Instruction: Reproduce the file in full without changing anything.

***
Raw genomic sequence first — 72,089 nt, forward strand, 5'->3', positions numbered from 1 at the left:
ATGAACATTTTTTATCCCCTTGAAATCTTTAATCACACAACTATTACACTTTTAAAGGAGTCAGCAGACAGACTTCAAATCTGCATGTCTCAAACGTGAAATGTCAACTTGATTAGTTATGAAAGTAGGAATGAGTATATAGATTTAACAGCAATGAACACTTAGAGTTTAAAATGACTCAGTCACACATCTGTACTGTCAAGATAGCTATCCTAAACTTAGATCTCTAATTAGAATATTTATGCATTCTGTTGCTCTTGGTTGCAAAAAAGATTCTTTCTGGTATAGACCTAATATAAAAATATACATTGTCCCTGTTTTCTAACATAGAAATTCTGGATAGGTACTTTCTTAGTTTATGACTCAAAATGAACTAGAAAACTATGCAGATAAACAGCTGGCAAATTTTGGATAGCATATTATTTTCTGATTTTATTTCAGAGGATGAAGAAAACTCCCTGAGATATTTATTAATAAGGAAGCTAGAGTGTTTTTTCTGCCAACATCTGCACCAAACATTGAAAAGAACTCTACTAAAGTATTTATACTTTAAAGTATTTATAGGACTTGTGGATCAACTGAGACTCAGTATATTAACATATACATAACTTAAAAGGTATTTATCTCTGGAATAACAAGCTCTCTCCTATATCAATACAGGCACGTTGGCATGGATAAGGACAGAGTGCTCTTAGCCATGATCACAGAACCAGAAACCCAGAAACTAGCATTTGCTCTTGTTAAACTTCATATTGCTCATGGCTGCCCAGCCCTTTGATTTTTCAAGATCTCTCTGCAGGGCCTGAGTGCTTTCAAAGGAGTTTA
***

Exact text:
Raw genomic sequence first — 72,089 nt, forward strand, 5'->3', positions numbered from 1 at the left:
ATGAACATTTTTTATCCCCTTGAAATCTTTAATCACACAACTATTACACTTTTAAAGGAGTCAGCAGACAGACTTCAAATCTGCATGTCTCAAACGTGAAATGTCAACTTGATTAGTTATGAAAGTAGGAATGAGTATATAGATTTAACAGCAATGAACACTTAGAGTTTAAAATGACTCAGTCACACATCTGTACTGTCAAGATAGCTATCCTAAACTTAGATCTCTAATTAGAATATTTATGCATTCTGTTGCTCTTGGTTGCAAAAAAGATTCTTTCTGGTATAGACCTAATATAAAAATATACATTGTCCCTGTTTTCTAACATAGAAATTCTGGATAGGTACTTTCTTAGTTTATGACTCAAAATGAACTAGAAAACTATGCAGATAAACAGCTGGCAAATTTTGGATAGCATATTATTTTCTGATTTTATTTCAGAGGATGAAGAAAACTCCCTGAGATATTTATTAATAAGGAAGCTAGAGTGTTTTTTCTGCCAACATCTGCACCAAACATTGAAAAGAACTCTACTAAAGTATTTATACTTTAAAGTATTTATAGGACTTGTGGATCAACTGAGACTCAGTATATTAACATATACATAACTTAAAAGGTATTTATCTCTGGAATAACAAGCTCTCTCCTATATCAATACAGGCACGTTGGCATGGATAAGGACAGAGTGCTCTTAGCCATGATCACAGAACCAGAAACCCAGAAACTAGCATTTGCTCTTGTTAAACTTCATATTGCTCATGGCTGCCCAGCCCTTTGATTTTTCAAGATCTCTCTGCAGGGCCTGAGTGCTTTCAAAGGAGTTTA